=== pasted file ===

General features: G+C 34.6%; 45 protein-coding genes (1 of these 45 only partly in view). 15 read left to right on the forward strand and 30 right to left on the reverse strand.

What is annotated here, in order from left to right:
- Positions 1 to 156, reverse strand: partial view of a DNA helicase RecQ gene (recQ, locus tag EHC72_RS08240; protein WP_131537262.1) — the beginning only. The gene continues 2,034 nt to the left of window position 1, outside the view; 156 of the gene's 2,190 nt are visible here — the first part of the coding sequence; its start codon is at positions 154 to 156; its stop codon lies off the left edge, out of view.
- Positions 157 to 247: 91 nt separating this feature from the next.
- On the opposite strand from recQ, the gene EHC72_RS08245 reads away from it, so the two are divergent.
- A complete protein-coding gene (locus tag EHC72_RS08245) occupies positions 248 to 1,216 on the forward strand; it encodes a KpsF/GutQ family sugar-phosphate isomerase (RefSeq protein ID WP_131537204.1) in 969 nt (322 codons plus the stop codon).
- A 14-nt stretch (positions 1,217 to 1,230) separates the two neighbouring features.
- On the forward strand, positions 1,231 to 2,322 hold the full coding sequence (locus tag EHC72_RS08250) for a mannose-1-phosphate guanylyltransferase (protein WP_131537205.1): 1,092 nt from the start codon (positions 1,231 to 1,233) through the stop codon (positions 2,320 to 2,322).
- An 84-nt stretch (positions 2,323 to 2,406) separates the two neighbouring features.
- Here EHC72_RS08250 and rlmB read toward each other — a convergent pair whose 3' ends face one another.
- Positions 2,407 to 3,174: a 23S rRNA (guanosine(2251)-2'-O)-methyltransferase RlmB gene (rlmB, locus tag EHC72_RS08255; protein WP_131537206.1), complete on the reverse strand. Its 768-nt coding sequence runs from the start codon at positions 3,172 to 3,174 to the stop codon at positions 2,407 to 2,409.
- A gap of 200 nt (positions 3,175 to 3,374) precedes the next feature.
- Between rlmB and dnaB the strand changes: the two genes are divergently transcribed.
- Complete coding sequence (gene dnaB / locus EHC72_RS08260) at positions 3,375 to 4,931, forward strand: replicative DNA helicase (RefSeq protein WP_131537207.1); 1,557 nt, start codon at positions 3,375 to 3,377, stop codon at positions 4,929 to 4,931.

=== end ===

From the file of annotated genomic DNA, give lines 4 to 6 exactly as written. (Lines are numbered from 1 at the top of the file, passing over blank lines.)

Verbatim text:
- Positions 157 to 247: 91 nt separating this feature from the next.
- On the opposite strand from recQ, the gene EHC72_RS08245 reads away from it, so the two are divergent.
- A complete protein-coding gene (locus tag EHC72_RS08245) occupies positions 248 to 1,216 on the forward strand; it encodes a KpsF/GutQ family sugar-phosphate isomerase (RefSeq protein ID WP_131537204.1) in 969 nt (322 codons plus the stop codon).